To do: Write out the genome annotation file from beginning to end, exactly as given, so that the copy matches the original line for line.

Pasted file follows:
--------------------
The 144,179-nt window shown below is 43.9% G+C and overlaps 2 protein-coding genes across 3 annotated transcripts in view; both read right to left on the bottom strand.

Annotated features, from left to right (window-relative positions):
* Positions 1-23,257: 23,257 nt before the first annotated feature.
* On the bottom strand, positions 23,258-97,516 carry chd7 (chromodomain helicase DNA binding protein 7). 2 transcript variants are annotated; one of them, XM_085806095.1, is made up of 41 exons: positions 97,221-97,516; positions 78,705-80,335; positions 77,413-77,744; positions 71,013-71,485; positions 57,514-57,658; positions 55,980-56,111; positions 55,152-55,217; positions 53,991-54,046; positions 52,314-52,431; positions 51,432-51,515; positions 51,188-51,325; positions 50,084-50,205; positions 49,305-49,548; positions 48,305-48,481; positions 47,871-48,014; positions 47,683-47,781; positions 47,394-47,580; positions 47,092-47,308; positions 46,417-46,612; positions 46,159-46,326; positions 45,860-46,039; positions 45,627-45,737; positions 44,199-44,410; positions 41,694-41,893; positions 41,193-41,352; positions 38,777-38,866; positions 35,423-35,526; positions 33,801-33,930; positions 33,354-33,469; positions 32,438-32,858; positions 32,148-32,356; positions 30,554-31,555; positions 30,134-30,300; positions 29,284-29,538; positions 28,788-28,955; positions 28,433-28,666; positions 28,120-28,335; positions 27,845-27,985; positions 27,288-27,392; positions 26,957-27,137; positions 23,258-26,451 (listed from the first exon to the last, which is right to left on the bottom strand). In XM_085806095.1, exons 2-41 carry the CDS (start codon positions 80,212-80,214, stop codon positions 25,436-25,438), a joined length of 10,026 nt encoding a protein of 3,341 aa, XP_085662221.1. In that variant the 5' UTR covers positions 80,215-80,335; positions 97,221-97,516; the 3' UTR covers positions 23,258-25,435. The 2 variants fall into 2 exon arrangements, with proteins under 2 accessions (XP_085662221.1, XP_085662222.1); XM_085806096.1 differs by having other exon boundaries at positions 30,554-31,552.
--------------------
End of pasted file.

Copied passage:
The 144,179-nt window shown below is 43.9% G+C and overlaps 2 protein-coding genes across 3 annotated transcripts in view; both read right to left on the bottom strand.

Annotated features, from left to right (window-relative positions):
* Positions 1-23,257: 23,257 nt before the first annotated feature.
* On the bottom strand, positions 23,258-97,516 carry chd7 (chromodomain helicase DNA binding protein 7). 2 transcript variants are annotated; one of them, XM_085806095.1, is made up of 41 exons: positions 97,221-97,516; positions 78,705-80,335; positions 77,413-77,744; positions 71,013-71,485; positions 57,514-57,658; positions 55,980-56,111; positions 55,152-55,217; positions 53,991-54,046; positions 52,314-52,431; positions 51,432-51,515; positions 51,188-51,325; positions 50,084-50,205; positions 49,305-49,548; positions 48,305-48,481; positions 47,871-48,014; positions 47,683-47,781; positions 47,394-47,580; positions 47,092-47,308; positions 46,417-46,612; positions 46,159-46,326; positions 45,860-46,039; positions 45,627-45,737; positions 44,199-44,410; positions 41,694-41,893; positions 41,193-41,352; positions 38,777-38,866; positions 35,423-35,526; positions 33,801-33,930; positions 33,354-33,469; positions 32,438-32,858; positions 32,148-32,356; positions 30,554-31,555; positions 30,134-30,300; positions 29,284-29,538; positions 28,788-28,955; positions 28,433-28,666; positions 28,120-28,335; positions 27,845-27,985; positions 27,288-27,392; positions 26,957-27,137; positions 23,258-26,451 (listed from the first exon to the last, which is right to left on the bottom strand). In XM_085806095.1, exons 2-41 carry the CDS (start codon positions 80,212-80,214, stop codon positions 25,436-25,438), a joined length of 10,026 nt encoding a protein of 3,341 aa, XP_085662221.1. In that variant the 5' UTR covers positions 80,215-80,335; positions 97,221-97,516; the 3' UTR covers positions 23,258-25,435. The 2 variants fall into 2 exon arrangements, with proteins under 2 accessions (XP_085662221.1, XP_085662222.1); XM_085806096.1 differs by having other exon boundaries at positions 30,554-31,552.